My books of 2022, including my book of the year

I read 298 books in 2022, two more than in 2021, the fourth highest of the nineteen years that I have been keeping track, and the highest since 2011.

Page count for the year: 76,500, ninth highest of the nineteen years I have recorded, almost in the middle; there are some very short books in there.

Books by non-male writers in 2022: 109 (37%), second highest tally and fourth highest percentage of the years I have been counting.

Books by PoC in 2021: 39 (13%), second highest tally and third highest percentage since I started counting.

Most-read author this year: it’s a tie between two previous winners, Terrance Dicks and Kieron Gillen, with five each. The Dicks novelisations were all re-reads.

(previous winners: Neil Gaiman in 2021, Kieron Gillen in 2020, Brian K. Vaughan in 2019, Tove Jansson and Marcel Proust in 2018, Colin Brake and Leo in 2017, Christopher Marlowe in 2016, Justin Richards in 2015 and 2014, Agatha Christie in 2013, Jonathan Gash in 2012, Arthur Conan Doyle in 2011, Ian Rankin in 2010, William Shakespeare in 2009 and 2008, Terrance Dicks in 2007, Ian Marter in 2006, Charles Stross in 2005, Neil Gaiman and Catherine Asaro in 2004).

1) Science Fiction and Fantasy (excluding Doctor Who)

122 books (41%) – 4th highest total, 8th highest percentage.

Top SF book of the year:

I have to be a little coy here, because there are some very good Clarke nominees coming through the mix that I don’t yet feel free to discuss. Apart from that, I’m going to give a joint award to two books which were in the Hugo packet:

Honourable mentions to:

Welcome rereads:

The one you don’t have:

The one to avoid:

2) Non-fiction

95 books (32%) – highest ever number, third highest percentage. I think this has been driven upwards by the excellent Black Archive series of short books about Doctor Who stories, but that’s not the only factor.

Top non-fiction book of the year:

Honourable mentions to:

The one you haven’t heard of:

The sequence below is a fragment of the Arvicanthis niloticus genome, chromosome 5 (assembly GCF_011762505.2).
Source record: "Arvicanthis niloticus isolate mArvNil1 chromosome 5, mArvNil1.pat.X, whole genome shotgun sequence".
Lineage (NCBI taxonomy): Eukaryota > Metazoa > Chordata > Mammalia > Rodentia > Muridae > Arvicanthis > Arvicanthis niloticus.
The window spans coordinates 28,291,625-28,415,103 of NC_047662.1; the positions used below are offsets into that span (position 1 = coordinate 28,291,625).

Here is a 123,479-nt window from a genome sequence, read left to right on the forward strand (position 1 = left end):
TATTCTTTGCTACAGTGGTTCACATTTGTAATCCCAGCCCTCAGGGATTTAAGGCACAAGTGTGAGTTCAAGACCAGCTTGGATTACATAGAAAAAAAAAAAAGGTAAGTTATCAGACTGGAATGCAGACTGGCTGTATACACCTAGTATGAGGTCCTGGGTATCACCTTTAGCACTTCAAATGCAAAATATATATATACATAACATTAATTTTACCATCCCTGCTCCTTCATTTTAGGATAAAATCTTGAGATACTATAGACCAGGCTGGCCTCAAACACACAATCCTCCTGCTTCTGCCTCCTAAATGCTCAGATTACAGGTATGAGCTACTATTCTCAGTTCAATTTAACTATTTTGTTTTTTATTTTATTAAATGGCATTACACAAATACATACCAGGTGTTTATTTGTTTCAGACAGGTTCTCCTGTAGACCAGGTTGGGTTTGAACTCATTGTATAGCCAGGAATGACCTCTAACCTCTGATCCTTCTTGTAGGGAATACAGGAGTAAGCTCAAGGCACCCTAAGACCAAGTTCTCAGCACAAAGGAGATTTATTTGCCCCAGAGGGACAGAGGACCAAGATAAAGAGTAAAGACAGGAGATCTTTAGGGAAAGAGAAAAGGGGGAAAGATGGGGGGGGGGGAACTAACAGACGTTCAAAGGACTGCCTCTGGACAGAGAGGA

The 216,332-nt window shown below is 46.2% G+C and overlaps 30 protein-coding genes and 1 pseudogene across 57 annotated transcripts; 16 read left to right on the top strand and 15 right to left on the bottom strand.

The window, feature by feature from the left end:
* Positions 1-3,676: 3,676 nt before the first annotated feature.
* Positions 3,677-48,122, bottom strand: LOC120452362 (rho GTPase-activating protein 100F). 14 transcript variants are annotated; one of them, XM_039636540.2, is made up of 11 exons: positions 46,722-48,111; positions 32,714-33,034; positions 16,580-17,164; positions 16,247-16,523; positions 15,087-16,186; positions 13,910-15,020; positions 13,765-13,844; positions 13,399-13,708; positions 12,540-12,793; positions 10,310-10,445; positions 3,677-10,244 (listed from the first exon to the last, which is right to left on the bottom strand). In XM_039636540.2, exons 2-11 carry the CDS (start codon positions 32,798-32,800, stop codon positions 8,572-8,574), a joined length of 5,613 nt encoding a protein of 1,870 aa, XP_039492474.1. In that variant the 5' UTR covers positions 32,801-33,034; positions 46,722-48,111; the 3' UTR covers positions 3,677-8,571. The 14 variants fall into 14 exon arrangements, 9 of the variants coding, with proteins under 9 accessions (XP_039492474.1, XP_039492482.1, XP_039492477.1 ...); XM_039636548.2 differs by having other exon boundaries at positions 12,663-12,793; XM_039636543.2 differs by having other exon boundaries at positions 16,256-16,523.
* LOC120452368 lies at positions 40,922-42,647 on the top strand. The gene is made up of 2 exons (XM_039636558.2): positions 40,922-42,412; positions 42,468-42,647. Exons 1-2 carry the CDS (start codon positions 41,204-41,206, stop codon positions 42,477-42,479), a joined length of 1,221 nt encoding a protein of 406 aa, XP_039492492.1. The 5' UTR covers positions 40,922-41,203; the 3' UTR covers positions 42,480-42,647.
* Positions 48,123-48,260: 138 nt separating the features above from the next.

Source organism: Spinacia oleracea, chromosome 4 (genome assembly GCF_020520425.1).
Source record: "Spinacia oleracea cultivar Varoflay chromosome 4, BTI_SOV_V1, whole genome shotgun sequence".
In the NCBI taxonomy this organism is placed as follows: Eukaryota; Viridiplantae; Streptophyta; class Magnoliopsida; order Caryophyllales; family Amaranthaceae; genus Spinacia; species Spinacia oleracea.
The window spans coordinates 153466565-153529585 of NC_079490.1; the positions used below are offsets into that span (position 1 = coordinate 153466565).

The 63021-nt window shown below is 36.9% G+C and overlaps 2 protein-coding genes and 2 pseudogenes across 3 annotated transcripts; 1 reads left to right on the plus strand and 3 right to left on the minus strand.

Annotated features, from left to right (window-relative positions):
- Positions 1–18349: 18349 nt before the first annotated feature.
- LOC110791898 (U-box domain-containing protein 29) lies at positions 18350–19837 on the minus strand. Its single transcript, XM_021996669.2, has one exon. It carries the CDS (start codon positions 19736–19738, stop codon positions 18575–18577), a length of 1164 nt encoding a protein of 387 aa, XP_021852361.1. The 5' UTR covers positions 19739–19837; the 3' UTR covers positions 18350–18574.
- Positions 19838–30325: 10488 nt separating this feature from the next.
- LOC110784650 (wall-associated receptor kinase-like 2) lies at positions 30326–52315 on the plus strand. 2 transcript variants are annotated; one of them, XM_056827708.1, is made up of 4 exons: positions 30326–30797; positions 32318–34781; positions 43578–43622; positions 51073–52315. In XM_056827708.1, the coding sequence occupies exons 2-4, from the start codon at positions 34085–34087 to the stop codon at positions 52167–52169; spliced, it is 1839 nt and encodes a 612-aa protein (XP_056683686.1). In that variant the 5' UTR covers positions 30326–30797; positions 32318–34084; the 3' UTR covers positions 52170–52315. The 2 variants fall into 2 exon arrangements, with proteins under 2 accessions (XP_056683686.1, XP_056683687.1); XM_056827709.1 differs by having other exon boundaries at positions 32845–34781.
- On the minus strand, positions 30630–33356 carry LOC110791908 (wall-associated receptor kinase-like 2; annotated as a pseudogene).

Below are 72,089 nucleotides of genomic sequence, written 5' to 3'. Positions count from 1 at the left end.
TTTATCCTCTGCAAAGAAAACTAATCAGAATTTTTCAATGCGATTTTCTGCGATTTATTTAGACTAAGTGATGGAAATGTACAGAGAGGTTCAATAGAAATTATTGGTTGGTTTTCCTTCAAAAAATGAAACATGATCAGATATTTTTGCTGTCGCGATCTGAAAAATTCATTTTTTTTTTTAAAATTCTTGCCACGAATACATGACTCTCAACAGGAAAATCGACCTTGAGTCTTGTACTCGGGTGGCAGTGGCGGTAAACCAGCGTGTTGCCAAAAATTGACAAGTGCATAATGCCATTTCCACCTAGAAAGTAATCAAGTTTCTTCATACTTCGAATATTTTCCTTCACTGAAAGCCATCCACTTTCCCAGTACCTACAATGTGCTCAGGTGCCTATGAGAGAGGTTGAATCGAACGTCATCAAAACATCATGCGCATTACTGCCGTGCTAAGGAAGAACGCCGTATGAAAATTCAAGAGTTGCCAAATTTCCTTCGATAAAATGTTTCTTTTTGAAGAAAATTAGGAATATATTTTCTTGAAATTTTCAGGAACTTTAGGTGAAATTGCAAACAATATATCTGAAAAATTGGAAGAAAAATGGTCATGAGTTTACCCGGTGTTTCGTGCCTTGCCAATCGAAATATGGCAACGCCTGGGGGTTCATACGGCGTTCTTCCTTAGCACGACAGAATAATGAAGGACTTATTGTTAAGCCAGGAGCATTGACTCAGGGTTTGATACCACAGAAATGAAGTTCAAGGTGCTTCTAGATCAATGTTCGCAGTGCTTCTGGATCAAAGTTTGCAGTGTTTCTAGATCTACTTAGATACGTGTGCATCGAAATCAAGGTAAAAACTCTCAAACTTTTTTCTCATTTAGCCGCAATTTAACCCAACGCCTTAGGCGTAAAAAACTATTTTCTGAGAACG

The one to avoid:

  • Duran Duran: The First Four Years of the Fab Five, by Neil Gaiman, early stuff from a writer who went on to much better things; out of print.

3) Doctor Who

Fiction other than comics: 39 books (13%), 10th highest total (dead in the middle) of the last nineteen years and highest since 2017, 13th highest percentage

Including non-fiction and comics: 72 (24%), 7th highest total and 6th highest percentage, both highest since 2013

Top Doctor Who book of the year:

Honorable mentions to:

The one you haven’t heard of:

The one to avoid:

4) Comics

20 (7%), 11th highest total and 12th highest percentage, both lowest since 2015.

Top comic of the year:

Honourable mentions:

  • Snotgirl Volume 1: Green Hair Don’t Care, by Bryan Lee O’Malley and Lesley Hung, an encouraging start to a new series; get it here
  • Once and Future vol 3: The Parliament of Magpies and vol 4: Monarchies in the UK, by Kieron Gillen, Dan Mora and Tamra Bonvillain, continues to delightfully and brutally subvert Arthuriana; get them here and here

The one you haven’t heard of:

The one to avoid:

5) Non-genre fiction

18 (6%); second lowest tally and lowest ever percentage of the nineteen years that I have been keeping track. Not quite sure why this is; perhaps as I work through the unread bookshelves more ruthlessly, I am getting through loads of previously unread sf, where I had already got to most of the non-genre fiction I had bought on a whim.

Top non-genre fiction of the year – joint honours to two very different books:

Honourable mention:

The one you haven’t heard of:

  • A Ship is Dying, by Brian Callison, gripping account of a maritime accident in the North Sea; get it here

Nothing that was so awful that I would recommend avoidance.

6) Others: poetry and scripts